Everything you do in the career mode, even if you don’t score enough to earn a medal in the Competition levels, feeds into a universal skater level that rewards the player with cosmetics for skater and board alike. Far more exhaustive than the individual level challenges are a great number of challenges that have the player master every trick in their arsenal, or at least use them enough (expect to hit 10,000 of each grab/lip/grind trick if you want to earn them all). There’s also an in-game item shop where players can put forth a bit of virtual cash into purchasing shoes, grip tape, and other skater essentials (again, earned by challenges. While there is paid DLC like the Call of Duty Endowment United Pack and Digital Deluxe Upgrade, there isn’t much else to spend real world currency on in Tony Hawk’s Pro Skater 1+2 yet).

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There’s a very specific feel to the way a board handles in the original Tony Hawk titles, from how much air you get from a flatland Ollie to the rotations of your skater once you sail off a half pipe. Needless to say, Vicarious Visions has nailed that signature feel down to an exact science and transitioning from a mid-air grab to grinding a rail and finishing it off with a combo-linking revert just feels *right*.

Not everything in Tony Hawk’s Pro Skater 1+2 is exactly the same as you might remember from the original PlayStation days but that’s an instance where this remaster exceeds the original. New to the first two Tony Hawk titles are the addition of Reverts and Manuals, both features that weren’t introduced until later games. A Revert, performed by hitting R2 once your skater lands from the air, lets them switch their stance upon hitting the ground. The other new trick, Manual, can be done by quickly tapping down then up, or up then down if you want the reverse, letting your skater glide forward on the front or rear sets of wheels. Both of these moves can be used to continue a combo chain once you hit the ground running, allowing the player to continue a combo multiplier that just gets astronomically higher as more tricks are performed.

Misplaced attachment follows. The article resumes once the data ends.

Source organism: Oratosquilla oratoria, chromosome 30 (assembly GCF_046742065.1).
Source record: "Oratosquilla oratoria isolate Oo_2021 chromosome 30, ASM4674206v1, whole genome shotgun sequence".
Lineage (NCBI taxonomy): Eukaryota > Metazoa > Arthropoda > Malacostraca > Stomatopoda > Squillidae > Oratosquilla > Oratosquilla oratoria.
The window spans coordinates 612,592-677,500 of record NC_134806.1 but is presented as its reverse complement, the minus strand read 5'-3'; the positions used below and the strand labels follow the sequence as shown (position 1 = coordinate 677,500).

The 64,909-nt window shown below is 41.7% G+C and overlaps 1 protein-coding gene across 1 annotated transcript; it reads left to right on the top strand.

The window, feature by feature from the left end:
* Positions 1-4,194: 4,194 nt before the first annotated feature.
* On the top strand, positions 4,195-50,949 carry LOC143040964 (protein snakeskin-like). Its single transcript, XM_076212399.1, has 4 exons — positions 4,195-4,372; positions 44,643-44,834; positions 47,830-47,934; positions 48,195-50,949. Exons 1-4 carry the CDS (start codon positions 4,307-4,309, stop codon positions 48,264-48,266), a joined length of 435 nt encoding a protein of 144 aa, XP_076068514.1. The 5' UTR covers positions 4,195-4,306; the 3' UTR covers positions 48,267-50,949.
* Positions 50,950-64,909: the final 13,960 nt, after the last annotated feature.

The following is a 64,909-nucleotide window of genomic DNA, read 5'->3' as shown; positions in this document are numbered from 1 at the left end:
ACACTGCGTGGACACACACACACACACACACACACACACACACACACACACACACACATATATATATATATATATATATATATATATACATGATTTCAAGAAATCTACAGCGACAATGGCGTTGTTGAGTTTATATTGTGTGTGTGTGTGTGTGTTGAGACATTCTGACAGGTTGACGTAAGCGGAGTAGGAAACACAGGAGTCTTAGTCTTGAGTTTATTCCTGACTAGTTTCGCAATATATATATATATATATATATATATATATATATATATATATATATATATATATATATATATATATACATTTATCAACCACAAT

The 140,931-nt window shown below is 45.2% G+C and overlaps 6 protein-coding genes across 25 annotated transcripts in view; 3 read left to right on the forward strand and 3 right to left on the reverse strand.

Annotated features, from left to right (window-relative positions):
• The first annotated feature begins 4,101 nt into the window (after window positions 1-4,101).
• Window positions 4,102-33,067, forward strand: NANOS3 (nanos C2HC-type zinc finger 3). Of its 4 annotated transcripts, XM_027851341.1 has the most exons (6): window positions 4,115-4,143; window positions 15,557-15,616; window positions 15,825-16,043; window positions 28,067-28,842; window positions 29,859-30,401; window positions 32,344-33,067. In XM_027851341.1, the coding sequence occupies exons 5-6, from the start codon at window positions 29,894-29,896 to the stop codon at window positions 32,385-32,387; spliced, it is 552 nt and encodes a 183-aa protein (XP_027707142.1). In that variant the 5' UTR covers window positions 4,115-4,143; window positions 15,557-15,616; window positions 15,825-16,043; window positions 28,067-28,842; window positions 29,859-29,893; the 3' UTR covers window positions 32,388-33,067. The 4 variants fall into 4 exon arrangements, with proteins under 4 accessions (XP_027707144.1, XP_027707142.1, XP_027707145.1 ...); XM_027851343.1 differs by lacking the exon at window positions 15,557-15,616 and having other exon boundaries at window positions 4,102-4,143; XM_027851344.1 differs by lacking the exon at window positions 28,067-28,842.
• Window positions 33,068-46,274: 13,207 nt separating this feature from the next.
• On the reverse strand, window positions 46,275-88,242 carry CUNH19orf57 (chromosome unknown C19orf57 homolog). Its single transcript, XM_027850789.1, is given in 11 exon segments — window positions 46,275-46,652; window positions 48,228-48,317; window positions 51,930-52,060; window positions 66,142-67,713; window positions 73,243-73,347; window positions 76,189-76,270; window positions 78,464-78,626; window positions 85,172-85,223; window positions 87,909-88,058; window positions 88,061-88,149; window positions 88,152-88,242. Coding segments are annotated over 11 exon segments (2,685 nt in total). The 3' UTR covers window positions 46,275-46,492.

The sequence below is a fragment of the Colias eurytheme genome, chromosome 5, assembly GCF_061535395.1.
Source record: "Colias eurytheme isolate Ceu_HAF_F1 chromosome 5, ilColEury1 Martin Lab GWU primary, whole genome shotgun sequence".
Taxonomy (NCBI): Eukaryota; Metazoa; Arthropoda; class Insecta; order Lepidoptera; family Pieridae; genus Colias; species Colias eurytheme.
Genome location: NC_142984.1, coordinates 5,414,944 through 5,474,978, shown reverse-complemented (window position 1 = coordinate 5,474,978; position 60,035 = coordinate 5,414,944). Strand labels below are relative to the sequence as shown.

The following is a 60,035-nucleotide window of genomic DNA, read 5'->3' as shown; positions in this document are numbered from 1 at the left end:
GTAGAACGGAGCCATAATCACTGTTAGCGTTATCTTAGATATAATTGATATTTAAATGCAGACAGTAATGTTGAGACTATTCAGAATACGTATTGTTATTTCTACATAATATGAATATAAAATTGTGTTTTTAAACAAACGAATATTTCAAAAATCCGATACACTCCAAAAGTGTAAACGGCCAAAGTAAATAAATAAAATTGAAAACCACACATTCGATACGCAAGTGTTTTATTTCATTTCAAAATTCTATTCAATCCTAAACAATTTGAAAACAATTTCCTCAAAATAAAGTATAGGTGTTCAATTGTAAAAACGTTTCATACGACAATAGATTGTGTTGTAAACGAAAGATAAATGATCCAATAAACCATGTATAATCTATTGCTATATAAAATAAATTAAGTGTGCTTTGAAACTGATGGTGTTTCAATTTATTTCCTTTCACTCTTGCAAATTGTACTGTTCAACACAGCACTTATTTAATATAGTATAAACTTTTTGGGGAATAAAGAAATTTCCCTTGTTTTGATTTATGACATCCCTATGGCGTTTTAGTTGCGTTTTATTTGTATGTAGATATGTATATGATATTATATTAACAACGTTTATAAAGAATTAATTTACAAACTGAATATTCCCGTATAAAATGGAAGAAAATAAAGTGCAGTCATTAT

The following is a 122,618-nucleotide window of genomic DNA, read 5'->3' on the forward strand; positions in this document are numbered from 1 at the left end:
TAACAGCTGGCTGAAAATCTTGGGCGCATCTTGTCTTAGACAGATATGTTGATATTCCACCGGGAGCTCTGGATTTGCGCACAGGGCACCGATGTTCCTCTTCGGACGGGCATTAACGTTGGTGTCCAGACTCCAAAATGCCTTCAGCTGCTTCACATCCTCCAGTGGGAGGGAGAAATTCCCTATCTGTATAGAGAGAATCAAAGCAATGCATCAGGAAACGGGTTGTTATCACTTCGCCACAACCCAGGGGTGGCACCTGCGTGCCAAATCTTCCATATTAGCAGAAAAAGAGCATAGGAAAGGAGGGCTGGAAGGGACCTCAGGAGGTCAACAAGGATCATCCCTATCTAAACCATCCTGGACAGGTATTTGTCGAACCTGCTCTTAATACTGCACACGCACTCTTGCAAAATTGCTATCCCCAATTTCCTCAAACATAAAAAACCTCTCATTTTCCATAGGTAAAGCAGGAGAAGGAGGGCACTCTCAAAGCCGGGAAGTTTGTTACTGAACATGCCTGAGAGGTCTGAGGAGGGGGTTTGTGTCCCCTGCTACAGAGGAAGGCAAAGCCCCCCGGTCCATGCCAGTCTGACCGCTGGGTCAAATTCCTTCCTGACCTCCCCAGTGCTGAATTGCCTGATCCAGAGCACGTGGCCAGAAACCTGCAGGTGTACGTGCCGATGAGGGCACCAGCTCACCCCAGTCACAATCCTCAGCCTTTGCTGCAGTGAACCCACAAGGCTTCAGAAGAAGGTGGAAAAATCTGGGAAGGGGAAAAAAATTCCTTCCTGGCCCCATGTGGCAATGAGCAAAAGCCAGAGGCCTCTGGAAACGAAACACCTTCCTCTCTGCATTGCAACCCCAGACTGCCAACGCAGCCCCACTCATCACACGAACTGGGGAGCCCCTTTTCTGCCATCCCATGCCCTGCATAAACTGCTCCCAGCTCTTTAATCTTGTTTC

If you want to absolutely cheat the scoring system, transition into a Manual, Grab your board twice to get into a Handstand position, then keep tapping the Flip button to repeat this simple trick that just compounds the scoring multiplier the more you pull it off. There’s a need to keep yourself balanced while performing a Manual but you can just Ollie off the ground and end the combo if you think you’re close to bailing.

There are also two additional Legacy control schemes available in Tony Hawk’s Pro Skater 1+2 but I want to use that term loosely. Neither change the fundamental controls for your skater but instead change the moveset that’s available to your skater. If you want the pure THPS1 experience, this disables some of the core features like Manuals, Reverts, Wall Plants, and a number of other features that weren’t available in the original release. THPS2 offers a similar change up to the moves but still allows for Manuals and Stance Switching (but no Reverts).